“All right, one last time,” Daphne said, adjusting her horn rims. She examined her list of chores from a clipboard, pencil in hand. “What’s the first thing you do in the morning?”
“Wake up,” said Bendix Owl.
“No, no, the first thing you do on the farm,” Daphne clarified.
“Oh! Feed the MerCows.”
“And where are the fish?”
“In the bucket.”
“Uh-huh. And where is the bucket?” Daphne asked.
“Where the fish are,” Bendix replied. Most people think of owls as wise and all-knowing creatures. Bendix did little to perpetuate that stereotype.
“No, Bendix, the bucket is in the deep freeze, in the kitchen. Now, what do you do after feeding the MerCows?” Daphne’s tone was even, although her nerves were on edge.
“I milk them.” Bendix’s tone was even, because he was simpleminded.
“Great. And then?”
“Uh… look at the list?” Daphne’s nerves were danger of breaking, and she was clearly having second thoughts about taking the trip. Josie knew she had to do something quick.
“Right, Bendix, dear, you’ll have this list to consult if you ever forget what to do. Daphne has written up all the chores very clearly and not at all overly detailed.” Josie had her arm around Daphne and was pulling her away.
“But it’s important to know the list inside and out in case…”
“Daphne, darling, we’re going to be late, and I know how important punctuality is to you. Bendix is very trustworthy; we have nothing to worry about. Right, Bendix?”
“Really? Trustworthy? Nobody’s called me trustworthy before. I’m not sure I even know what it means, but it sounds important. All those T’s and that W!”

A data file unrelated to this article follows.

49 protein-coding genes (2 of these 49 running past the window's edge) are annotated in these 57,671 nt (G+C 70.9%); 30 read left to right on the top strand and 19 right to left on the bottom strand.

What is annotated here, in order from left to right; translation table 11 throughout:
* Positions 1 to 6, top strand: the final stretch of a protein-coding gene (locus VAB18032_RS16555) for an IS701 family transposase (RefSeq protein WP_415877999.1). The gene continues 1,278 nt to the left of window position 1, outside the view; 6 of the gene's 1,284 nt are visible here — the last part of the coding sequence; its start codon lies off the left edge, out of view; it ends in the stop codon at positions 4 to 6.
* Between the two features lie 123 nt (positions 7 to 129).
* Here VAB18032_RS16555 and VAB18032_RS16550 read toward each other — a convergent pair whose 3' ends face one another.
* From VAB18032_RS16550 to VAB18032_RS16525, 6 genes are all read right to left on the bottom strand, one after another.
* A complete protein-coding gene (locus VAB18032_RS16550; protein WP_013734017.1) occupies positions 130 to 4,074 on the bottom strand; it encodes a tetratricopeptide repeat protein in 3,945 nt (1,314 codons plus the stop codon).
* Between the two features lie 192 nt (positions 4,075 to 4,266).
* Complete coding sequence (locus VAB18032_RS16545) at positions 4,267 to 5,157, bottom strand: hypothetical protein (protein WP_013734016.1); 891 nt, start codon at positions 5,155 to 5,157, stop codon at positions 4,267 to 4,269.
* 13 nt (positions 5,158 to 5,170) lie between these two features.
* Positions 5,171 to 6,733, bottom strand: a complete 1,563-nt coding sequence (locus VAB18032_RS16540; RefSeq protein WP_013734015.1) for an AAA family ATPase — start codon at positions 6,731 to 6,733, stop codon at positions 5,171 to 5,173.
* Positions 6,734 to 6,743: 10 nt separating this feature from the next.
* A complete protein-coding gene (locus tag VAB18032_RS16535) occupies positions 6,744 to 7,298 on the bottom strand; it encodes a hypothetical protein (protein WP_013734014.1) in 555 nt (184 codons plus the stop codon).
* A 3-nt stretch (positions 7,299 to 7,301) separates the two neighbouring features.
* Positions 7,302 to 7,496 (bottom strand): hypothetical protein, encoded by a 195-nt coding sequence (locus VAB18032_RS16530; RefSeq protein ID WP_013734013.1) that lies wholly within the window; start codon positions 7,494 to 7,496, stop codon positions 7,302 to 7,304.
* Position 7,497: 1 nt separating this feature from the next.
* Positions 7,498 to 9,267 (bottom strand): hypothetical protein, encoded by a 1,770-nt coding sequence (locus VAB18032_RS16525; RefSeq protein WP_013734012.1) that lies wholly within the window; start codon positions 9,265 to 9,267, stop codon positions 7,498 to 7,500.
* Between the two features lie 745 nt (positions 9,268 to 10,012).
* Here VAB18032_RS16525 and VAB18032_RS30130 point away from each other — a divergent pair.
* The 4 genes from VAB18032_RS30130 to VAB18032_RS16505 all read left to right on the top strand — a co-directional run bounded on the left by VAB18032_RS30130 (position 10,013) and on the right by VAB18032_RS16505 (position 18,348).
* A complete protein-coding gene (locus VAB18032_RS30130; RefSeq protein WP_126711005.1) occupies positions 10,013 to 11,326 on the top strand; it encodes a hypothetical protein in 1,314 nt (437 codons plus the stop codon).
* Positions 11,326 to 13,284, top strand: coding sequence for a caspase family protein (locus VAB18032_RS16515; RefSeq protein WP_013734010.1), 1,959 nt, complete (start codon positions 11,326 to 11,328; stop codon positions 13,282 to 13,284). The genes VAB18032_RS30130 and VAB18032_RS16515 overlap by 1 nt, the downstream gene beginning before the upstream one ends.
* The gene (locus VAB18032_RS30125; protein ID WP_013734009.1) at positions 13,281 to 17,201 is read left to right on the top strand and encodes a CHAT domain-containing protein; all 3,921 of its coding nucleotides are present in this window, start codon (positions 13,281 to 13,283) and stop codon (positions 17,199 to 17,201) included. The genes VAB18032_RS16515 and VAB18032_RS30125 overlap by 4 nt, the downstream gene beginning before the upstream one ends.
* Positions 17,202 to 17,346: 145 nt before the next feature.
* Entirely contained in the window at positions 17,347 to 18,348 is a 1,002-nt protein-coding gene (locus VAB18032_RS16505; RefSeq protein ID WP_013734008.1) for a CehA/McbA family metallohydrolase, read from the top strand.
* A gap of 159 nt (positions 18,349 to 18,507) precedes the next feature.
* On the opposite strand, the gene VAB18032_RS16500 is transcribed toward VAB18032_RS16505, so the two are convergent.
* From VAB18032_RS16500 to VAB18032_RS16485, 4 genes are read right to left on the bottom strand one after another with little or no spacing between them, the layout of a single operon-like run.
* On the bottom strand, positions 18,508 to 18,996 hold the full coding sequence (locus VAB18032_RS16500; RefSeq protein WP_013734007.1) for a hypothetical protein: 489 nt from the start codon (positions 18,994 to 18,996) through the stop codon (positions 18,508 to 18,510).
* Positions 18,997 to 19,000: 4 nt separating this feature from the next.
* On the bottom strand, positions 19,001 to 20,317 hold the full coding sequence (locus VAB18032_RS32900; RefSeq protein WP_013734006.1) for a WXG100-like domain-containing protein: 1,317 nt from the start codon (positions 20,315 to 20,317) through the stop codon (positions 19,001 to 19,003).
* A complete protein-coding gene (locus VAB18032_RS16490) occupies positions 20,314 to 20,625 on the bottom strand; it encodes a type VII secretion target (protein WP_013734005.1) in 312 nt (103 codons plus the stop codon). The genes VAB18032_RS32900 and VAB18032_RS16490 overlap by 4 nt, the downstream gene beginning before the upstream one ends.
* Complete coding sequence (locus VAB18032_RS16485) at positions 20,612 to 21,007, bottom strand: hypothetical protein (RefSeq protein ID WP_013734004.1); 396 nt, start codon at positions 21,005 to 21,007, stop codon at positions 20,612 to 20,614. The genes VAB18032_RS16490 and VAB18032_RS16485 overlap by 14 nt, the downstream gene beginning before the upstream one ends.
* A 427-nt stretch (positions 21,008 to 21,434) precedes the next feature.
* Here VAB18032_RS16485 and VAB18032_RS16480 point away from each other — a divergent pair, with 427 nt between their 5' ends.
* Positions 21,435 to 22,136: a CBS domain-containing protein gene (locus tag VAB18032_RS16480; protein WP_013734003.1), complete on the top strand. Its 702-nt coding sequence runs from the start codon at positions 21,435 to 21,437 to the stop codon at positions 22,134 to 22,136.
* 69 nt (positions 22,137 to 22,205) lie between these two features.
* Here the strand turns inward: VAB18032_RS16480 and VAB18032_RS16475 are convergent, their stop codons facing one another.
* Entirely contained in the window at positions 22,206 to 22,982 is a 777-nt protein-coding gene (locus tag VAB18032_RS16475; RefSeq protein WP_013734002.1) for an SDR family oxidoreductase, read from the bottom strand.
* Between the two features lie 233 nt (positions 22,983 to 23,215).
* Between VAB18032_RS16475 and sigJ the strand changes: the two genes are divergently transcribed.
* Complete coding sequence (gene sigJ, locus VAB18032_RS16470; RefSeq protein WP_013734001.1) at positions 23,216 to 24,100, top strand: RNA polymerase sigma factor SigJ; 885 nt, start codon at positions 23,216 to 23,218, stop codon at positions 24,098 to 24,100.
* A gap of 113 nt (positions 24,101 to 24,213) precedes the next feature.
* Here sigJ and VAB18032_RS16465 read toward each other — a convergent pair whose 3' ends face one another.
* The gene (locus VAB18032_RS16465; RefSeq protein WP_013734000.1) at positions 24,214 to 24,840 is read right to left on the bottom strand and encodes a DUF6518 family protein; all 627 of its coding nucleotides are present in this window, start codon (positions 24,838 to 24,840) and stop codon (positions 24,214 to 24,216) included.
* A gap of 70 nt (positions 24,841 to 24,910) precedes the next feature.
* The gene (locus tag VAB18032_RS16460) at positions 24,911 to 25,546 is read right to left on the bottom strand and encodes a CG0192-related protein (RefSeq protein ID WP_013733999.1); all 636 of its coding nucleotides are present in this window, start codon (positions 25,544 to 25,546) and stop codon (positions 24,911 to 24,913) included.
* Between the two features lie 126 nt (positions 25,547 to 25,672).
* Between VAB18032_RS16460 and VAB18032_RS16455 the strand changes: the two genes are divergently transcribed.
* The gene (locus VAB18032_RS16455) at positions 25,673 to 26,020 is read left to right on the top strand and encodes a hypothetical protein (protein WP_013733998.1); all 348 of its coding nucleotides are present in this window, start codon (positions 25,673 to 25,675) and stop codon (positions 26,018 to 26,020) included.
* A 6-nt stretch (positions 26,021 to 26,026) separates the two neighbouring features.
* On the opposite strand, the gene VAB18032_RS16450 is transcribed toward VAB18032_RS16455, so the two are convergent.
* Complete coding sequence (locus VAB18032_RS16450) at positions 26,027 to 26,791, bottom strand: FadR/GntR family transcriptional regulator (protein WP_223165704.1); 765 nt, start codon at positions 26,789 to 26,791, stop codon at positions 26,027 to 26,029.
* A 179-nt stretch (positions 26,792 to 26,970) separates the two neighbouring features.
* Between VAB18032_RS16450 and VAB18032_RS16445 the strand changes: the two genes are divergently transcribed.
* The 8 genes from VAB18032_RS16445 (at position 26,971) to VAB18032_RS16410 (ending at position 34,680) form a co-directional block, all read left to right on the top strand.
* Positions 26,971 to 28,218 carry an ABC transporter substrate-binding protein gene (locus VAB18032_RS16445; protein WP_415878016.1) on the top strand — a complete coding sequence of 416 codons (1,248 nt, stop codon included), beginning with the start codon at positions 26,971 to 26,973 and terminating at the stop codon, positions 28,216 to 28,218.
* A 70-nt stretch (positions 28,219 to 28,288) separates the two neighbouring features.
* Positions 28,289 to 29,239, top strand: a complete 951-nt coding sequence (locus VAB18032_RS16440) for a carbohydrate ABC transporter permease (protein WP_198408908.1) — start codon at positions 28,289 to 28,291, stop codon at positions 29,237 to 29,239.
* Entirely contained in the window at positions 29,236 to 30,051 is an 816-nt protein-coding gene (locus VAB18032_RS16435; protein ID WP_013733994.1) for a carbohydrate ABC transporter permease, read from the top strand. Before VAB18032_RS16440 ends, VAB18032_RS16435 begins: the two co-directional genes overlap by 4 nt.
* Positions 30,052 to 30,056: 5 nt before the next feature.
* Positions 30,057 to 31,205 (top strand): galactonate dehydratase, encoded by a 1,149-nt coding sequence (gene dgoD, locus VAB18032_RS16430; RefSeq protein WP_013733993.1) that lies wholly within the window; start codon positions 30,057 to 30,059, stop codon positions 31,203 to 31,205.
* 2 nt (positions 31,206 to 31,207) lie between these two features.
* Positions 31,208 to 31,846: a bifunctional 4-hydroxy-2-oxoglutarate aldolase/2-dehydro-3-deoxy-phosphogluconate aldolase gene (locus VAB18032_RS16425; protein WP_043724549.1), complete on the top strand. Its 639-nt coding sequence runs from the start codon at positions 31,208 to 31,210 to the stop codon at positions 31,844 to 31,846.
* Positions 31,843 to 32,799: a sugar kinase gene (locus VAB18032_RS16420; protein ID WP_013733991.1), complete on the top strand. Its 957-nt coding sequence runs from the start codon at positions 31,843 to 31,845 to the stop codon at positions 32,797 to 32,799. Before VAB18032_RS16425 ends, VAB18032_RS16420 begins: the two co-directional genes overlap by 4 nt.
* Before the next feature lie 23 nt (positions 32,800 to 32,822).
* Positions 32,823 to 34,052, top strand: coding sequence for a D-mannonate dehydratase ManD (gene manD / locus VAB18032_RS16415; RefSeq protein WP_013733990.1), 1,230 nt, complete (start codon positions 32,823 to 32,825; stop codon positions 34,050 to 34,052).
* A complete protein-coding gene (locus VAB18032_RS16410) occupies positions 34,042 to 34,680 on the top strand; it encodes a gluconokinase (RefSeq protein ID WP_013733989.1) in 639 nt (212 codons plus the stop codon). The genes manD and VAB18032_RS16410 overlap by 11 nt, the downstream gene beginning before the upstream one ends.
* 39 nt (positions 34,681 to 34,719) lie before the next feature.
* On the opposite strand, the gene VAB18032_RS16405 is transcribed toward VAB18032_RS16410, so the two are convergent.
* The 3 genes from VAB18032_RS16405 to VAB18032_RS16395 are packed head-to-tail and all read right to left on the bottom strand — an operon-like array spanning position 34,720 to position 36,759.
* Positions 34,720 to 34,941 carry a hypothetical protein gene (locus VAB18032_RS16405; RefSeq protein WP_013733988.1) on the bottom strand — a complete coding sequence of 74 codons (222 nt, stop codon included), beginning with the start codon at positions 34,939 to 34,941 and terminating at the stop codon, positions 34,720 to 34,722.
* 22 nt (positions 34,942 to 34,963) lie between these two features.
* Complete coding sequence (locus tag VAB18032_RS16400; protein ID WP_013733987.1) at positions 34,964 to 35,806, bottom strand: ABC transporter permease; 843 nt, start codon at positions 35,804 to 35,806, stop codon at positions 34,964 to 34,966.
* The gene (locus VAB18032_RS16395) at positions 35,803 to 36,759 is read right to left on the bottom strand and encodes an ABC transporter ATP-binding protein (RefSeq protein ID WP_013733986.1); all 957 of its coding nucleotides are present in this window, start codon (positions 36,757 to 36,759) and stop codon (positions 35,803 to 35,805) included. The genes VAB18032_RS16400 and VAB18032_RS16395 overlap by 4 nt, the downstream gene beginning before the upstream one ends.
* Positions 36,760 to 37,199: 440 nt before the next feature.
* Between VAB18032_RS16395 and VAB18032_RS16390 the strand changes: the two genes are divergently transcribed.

Josie laughed nervously and continued pulling Daphne away, who was becoming more and more rooted to the ground. “Don’t be silly, of course we can trust you.”
Daphne whispered, “Are you sure? He did cause that fire.”
“It was a restaurant; anyone could’ve started a fire at a restaurant.”
“At the salad bar?” Daphne was eyeing Bendix nervously, who was trying to pet the DeerHens with little success.
“You trust me, don’t you? And I trust Bendix. Besides, I let you choose Mount Rushmore as our vacation spot, and the deal was that I find someone to tend to the farm. Don’t worry, everything will be fine.” Josephine’s eyes were pleading, as if imploring Daphne not to back out on their plans.
“Fine, I’ll let it go. You’re right, so.” Daphne sighed.
“Keen! Let’s get moving. And don’t worry; I’m ninety-five percent certain the farm will be in one piece when we get back.”
They were running (and running late) by the time they reached the bus station. Josie was ecstatic, acting as if they had already reached their destination, roller skating through the bus terminal strumming her ukulele and singing. “Oh, we’re in a rushmore to get to Mount Rushmore. We’ll shove and we’ll pushmore to get to Mount Rushmore.”
Daphne was flustered and panicking, trying desperately to keep up with Josie. “Slow down, Josie, and please be quiet,” she panted.
“Daphne says hush-hushmore; we’re going to Mount Rushmore. Which way is the busmore, to take us to Mount Rushmore?” Josie inquired in song to the very distracted looking bus station employee. Without making eye contact, he ushered the panda and tortoise to the furthest bus on the left. The station was a mass of bodies all moving every which way, shoving Josie and Daphne hither and thither. “This is bus station is so busy, it should be called a bustle station,” Josie said, giggling.